I majored both in Banking and Finance from the University of Nebraska. (I don’t talk much about it as my career took a different route shortly after graduation.)
And yet, despite having a college degree in money, I lived most of my life with financial discontent, always surviving paycheck-to-paycheck, despite several pay increases early in my marriage.
When more money came in, more money went out. My credit card statement seemed to often be simply a mirror of my paycheck.
As the cycle continued year after year, I found less opportunity to blame my financial stress on an entry-level income. Sure, money is tight when you’re just starting out. But at some point, the reality of my financial pinch had to be blamed on me—not employers, not rising housing costs, not previous generations, not failed political leadership.
I was solely responsible for my financial well-being. And clearly, my existing habits were not working. If I was ever to get ahead, something would need to change.
There are, of course, only two possible remedies for an unsustainable financial situation: 1) Either you make more money or 2) You spend less.
Most of us automatically assume the former is the key to improvement. If we could make more money, we’d get ahead financially. And while there is some truth hidden in that statement, I stand as proof that’s not always the case. Maybe you do too.
I would like to submit that the latter option is most often the easier to implement and longer-lasting in positive effect.
Spend less is the most important piece of financial advice you’ll ever receive.
Every financial advisor I have ever met begins with that advice as the foundation for freedom. It was the same thing my parents told me, and almost every person I looked up to in the financial world.
The most essential foundation for financial freedom is to spend less than you earn.
If you cut back on your spending, you’ll be able to pay off your debt, build an emergency fund, start saving for retirement, or find more space for generosity.
Why then is this step so hard to implement?
In a country where 76% of us live paycheck-to-paycheck and the average American between the ages of 18 and 65 has $4,717 of credit card debt, the message of “spend less” is clearly having a difficult time gaining traction.
One reason I believe spending less is such a difficult step for many to take is because the solution sounds unattractive to so many. Buying less sounds a lot like taking a step backwards in life. In a world where success is often defined in material acquisition, spending less sounds boring, unfashionable, and destined for ridicule.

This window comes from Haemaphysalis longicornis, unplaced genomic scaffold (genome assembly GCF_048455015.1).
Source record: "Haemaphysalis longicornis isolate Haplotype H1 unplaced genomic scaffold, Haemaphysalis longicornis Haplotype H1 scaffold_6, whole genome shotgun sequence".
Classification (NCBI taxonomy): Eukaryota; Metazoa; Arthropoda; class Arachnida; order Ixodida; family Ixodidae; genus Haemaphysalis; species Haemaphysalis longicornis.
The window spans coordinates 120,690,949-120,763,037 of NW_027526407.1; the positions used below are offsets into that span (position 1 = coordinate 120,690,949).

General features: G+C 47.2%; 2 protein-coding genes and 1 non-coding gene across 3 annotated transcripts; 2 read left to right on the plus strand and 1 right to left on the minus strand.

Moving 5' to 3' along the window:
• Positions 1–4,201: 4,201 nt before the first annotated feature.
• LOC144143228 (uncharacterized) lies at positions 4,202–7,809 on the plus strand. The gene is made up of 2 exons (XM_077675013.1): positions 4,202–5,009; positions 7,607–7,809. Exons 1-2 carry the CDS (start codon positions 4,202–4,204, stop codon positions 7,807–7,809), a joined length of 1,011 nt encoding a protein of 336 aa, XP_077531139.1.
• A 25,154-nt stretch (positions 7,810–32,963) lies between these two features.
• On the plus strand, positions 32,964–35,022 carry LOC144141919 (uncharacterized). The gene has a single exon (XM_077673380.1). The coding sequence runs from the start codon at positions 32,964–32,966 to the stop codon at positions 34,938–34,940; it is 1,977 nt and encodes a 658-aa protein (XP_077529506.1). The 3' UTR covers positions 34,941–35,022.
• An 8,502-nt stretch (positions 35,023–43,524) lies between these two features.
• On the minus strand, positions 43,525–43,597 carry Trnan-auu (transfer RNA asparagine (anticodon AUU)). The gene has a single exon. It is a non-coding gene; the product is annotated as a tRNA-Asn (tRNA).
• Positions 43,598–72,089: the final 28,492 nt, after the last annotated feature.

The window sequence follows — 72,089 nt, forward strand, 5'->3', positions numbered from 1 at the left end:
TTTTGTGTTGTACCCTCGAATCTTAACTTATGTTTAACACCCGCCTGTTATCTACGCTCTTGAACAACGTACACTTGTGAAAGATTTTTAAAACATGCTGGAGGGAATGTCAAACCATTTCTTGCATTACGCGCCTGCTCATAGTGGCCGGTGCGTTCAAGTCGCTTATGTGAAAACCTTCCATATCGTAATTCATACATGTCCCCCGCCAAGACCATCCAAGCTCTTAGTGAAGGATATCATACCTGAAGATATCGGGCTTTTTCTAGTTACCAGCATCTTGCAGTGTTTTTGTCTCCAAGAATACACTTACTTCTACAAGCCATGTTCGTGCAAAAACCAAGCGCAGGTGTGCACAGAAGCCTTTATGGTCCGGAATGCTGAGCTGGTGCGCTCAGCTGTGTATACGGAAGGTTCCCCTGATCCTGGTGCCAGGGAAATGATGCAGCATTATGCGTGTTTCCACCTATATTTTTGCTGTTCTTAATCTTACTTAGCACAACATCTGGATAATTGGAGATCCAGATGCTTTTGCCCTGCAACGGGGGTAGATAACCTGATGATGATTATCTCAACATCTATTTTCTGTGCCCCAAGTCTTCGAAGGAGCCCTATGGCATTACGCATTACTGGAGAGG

And that’s what I used to think too—until I actually tried it.
Nine years ago, I made the intentional decision to own less and buy less. It has turned out to be among the best decisions I have ever made in my life. As a result of paring down most of my possessions and determining to only buy things that are actually needed (rather than everything I ever wanted), I have found my life improving in very significant ways.
Now that I own less and spend less, I have more time, energy, and money available to me than ever before. Because I own fewer things that need to be cared for, I spend less time cleaning, organizing, and managing. I have more opportunity than ever before to pursue my greatest passions in life—however I decide to define them.
Rather than running up a credit card bill by chasing every new product or fashion line sold at the department store, I am able to invest in the things that make my life worthwhile and significant.
In this simple decision to buy and spend less, financial discontent in my life has been resolved.
Spending less provides the foundation for financial freedom. It can also provide a pathway for a career change or escape from the unrelenting desire to earn more. Financial relief can even improve our marriages and our sleep.
There’s a reason ten out of ten financial advisors recommend it.
Of course, simply spending less may not be the solution to every financial problem that we encounter. But it is the solution to most.
If you are experiencing financial related stress, spending less is probably the most practical solution to resolve it. And the road to relief may in fact be more appealing than you think.